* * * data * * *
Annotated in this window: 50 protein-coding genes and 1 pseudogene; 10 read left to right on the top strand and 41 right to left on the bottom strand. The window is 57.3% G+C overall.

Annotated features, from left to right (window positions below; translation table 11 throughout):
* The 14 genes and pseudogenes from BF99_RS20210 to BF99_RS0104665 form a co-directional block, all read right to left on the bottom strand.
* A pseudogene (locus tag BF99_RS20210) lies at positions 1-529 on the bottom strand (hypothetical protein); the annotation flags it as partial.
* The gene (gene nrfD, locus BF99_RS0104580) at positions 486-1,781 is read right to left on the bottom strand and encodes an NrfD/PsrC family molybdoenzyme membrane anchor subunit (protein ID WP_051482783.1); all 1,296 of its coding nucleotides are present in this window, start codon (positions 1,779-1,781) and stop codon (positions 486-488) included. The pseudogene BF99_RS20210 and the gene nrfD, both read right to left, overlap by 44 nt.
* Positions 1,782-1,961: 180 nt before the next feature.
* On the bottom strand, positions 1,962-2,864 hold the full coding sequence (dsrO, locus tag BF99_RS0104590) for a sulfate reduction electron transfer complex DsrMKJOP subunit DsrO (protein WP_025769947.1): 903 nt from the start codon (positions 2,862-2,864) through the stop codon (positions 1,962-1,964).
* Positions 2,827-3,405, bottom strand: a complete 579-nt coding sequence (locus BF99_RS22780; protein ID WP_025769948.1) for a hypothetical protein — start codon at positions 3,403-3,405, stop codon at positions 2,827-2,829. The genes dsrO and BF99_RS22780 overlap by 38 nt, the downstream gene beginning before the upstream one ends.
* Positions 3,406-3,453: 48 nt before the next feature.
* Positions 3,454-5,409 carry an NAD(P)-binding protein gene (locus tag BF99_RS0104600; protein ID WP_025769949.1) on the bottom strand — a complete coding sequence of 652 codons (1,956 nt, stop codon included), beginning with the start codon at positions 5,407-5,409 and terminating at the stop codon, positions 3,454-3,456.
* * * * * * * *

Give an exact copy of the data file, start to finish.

Annotated in this window: 50 protein-coding genes and 1 pseudogene; 10 read left to right on the top strand and 41 right to left on the bottom strand. The window is 57.3% G+C overall.

Annotated features, from left to right (window positions below; translation table 11 throughout):
* The 14 genes and pseudogenes from BF99_RS20210 to BF99_RS0104665 form a co-directional block, all read right to left on the bottom strand.
* A pseudogene (locus tag BF99_RS20210) lies at positions 1-529 on the bottom strand (hypothetical protein); the annotation flags it as partial.
* The gene (gene nrfD, locus BF99_RS0104580) at positions 486-1,781 is read right to left on the bottom strand and encodes an NrfD/PsrC family molybdoenzyme membrane anchor subunit (protein ID WP_051482783.1); all 1,296 of its coding nucleotides are present in this window, start codon (positions 1,779-1,781) and stop codon (positions 486-488) included. The pseudogene BF99_RS20210 and the gene nrfD, both read right to left, overlap by 44 nt.
* Positions 1,782-1,961: 180 nt before the next feature.
* On the bottom strand, positions 1,962-2,864 hold the full coding sequence (dsrO, locus tag BF99_RS0104590) for a sulfate reduction electron transfer complex DsrMKJOP subunit DsrO (protein WP_025769947.1): 903 nt from the start codon (positions 2,862-2,864) through the stop codon (positions 1,962-1,964).
* Positions 2,827-3,405, bottom strand: a complete 579-nt coding sequence (locus BF99_RS22780; protein ID WP_025769948.1) for a hypothetical protein — start codon at positions 3,403-3,405, stop codon at positions 2,827-2,829. The genes dsrO and BF99_RS22780 overlap by 38 nt, the downstream gene beginning before the upstream one ends.
* Positions 3,406-3,453: 48 nt before the next feature.
* Positions 3,454-5,409 carry an NAD(P)-binding protein gene (locus tag BF99_RS0104600; protein ID WP_025769949.1) on the bottom strand — a complete coding sequence of 652 codons (1,956 nt, stop codon included), beginning with the start codon at positions 5,407-5,409 and terminating at the stop codon, positions 3,454-3,456.